Easter Eggs 2014

Egg Culture

We come, then, naturally enough, to the egg. We are reminded of Duchamp, his hidden object, if it is an object, which gets us nowhere. We need to get inside the egg for a full description, but once we crack the egg open, it’s not the same egg. We decorate our description.

It’s easy enough to say that descriptive writing is language that appeals to one or more of the five senses. But words can’t capture experience. Where is the description that activates our taste buds, such that we taste the bread and wine even as our fast continues? Is all description vicarious? We write down, distil, drop away. Description is at the distal end of experience.

Juice and Joy

“What is all this juice and all this joy?” Gerard Manley Hopkins asks of Spring. And no sooner does he sing the push and fuss, the ballyhoo, of a sea sky blue slurred song of fresh thrushes than he announces the sound of a melancholy note, a bell of vespers, the turning of the promise of spring, spring’s quick morning suddenly fallen, the promise of its baby blue sky now overcast, what was in the seed of his poem from the beginning, “a strain.”

Is spring for the earth painful? It might be, born in a bed of industrial pollution, which even in Hopkins’s time was already something to brood over, and in spring he’s already grieving.

Not for Hopkins will spring last, and every spring grieves for its unwinding even as it unwinds in juice and joy. It’s the climate change of the “Sea of Faith” again that seems to sully his spring. To his coy mistress he does not even bother calling. He doesn’t want to make the sun run; he wants to see it stand still.

And Hopkins twists Herrick’s argument’s ear, and Herrick’s sin of staying becomes for Hopkins a sin of leaving. Where in Herrick, Corinna is told,

And sin no more, as we have done, by staying;
But my Corinna, come, let’s goe a Maying,

in Hopkins, the children are told:

Have, get, before it cloy,
Before it cloud, Christ, lord, and sour with sinning,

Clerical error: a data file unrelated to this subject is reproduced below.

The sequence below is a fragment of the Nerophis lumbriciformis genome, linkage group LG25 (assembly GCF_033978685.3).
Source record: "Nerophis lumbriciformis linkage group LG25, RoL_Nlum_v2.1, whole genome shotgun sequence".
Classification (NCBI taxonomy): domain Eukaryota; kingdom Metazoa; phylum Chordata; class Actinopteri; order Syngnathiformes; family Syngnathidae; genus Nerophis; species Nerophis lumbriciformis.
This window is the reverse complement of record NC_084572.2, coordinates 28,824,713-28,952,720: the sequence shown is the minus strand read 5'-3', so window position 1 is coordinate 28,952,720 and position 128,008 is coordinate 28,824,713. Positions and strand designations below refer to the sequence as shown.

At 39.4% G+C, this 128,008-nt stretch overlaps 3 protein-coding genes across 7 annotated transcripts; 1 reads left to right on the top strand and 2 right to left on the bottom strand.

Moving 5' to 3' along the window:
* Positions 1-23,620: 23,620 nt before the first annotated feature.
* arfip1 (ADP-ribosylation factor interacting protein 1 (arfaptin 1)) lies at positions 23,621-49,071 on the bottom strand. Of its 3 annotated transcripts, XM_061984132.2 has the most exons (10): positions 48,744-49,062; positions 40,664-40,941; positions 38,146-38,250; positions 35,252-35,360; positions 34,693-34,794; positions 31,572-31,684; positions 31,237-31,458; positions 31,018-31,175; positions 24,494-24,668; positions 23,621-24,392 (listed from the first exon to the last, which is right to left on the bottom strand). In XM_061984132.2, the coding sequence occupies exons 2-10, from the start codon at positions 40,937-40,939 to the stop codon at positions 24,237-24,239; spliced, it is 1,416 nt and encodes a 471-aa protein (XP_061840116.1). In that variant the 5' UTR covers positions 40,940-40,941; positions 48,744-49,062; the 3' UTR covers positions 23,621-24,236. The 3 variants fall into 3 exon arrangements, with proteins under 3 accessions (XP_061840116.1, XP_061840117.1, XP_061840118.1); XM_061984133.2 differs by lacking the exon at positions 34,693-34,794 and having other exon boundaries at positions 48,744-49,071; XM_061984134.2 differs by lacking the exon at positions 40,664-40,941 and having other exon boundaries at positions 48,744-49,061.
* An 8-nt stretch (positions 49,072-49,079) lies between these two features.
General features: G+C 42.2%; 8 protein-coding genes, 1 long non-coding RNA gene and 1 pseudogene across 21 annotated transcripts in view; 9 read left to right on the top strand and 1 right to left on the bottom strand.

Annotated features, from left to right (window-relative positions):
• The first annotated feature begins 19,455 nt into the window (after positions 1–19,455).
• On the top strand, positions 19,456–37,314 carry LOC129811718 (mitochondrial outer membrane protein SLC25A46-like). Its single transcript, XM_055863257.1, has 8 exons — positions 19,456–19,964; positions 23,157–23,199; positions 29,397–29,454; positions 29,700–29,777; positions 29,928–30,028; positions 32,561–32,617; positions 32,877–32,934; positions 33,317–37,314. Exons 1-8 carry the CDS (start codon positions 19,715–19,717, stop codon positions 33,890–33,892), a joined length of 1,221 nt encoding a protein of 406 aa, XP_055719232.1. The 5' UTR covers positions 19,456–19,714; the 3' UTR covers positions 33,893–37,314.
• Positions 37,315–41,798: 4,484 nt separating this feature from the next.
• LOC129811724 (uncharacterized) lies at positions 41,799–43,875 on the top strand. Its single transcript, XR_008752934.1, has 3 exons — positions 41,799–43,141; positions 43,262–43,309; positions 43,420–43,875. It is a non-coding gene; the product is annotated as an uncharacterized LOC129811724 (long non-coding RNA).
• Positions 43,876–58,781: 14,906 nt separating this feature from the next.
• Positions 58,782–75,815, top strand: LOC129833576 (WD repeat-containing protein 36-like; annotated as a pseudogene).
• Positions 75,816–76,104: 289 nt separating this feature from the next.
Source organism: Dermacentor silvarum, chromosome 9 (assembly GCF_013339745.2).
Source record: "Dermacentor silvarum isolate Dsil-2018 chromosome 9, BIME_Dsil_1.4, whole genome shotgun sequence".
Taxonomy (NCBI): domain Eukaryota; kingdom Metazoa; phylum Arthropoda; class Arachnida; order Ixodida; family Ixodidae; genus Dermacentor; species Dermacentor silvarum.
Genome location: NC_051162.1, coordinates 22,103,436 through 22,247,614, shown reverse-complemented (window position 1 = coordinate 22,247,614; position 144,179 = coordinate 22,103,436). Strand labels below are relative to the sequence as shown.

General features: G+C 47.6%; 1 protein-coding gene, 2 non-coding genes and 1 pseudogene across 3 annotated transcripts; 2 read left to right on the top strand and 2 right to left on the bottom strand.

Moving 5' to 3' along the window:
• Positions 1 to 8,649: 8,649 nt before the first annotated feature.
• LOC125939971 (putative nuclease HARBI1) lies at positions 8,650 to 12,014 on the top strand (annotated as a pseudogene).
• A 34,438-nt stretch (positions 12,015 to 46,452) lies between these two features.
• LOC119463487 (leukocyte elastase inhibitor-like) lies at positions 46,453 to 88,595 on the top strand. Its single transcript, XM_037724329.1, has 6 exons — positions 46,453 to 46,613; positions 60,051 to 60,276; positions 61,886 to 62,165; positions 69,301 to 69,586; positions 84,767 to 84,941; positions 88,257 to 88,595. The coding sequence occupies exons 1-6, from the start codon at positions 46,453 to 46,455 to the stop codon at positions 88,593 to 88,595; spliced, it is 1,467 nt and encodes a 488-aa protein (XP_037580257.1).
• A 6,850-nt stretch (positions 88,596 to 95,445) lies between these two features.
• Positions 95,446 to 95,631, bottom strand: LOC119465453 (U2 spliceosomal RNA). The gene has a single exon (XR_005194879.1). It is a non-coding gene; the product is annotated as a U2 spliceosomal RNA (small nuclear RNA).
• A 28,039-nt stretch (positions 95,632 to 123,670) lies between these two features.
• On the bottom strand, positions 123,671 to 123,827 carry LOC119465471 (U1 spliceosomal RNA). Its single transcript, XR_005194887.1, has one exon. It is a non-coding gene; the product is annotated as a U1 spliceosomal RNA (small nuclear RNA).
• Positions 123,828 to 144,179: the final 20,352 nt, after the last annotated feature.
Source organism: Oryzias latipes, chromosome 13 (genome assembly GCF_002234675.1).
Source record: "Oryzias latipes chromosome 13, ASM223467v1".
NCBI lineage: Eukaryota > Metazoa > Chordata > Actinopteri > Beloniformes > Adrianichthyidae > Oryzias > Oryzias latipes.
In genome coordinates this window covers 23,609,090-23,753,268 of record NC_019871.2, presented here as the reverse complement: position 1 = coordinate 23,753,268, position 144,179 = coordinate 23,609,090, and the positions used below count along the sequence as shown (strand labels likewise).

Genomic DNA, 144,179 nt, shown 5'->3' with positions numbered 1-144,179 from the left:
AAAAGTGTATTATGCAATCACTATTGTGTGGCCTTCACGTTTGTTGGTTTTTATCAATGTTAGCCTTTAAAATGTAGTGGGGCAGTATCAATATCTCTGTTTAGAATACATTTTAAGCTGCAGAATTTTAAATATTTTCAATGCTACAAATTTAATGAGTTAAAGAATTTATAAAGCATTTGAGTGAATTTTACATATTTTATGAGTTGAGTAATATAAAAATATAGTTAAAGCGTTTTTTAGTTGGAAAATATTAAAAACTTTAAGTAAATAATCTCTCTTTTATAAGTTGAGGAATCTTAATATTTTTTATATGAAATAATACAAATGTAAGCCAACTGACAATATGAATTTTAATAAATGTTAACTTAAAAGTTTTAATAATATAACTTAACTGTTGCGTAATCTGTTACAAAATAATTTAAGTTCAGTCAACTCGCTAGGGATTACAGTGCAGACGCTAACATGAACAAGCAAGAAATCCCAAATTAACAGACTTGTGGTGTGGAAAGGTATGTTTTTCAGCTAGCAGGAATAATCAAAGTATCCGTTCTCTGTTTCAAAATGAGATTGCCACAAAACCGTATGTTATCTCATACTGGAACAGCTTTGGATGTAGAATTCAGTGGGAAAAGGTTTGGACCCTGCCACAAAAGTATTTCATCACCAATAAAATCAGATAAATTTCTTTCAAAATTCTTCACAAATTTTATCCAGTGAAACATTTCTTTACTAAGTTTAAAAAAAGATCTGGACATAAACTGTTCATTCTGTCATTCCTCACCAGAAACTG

Innocent mind and Mayday in girl and boy,
Most, O maid’s child, thy choice and worthy the winning.

Hopkins does not seem to sing to the virgins. Somehow, he’s unable to seize his day. Hopkins disliked cages: “This in drudgery, day-labouring-out life’s age.” In Hopkins, spring is not sustainable, but this abstract thought becomes itself a cage. And age is a cage.

So it was of Hopkins and his springs and falls I thought as I walked past this Flowering Japanese Crabapple tree the other day. And I remembered a line from Hopkins’s poem, “God’s Grandeur”: “And for all this, nature is never spent.”

041220141136 Flowering Japanese Crabapple 1

At least, I think it’s a Flowering Japanese Crabapple. Hopkins would probably know. He despaired, among the many things he seems to have despaired over, of the toil and wear and tear already evident upon nature of the effects of urbanization and industrialization. Yet here I saw these lovely blooms persisting, in the middle of the city, surrounded by construction. For the tree, as you can now see in the pic below, is a caged skylark. But it’s been there awhile, wedged into a corner of a parking lot up against an old brick apartment house, but it continues to sing to me, and will sing to you, too, and to anyone who cares to take a walk in spring. Alas, as Hopkins and the carpe diem poets remind us, spring won’t last, so get it while you can, while the juice still runs freely and the joy escapes confinement.

But, no, wait, why go under such a stricture and structure? That seed grows into a tree of melancholy. Why not simply go? Not put out, but go out. Ah, now there’s some juice and joy to go by.

041320141137 Crabapple road construction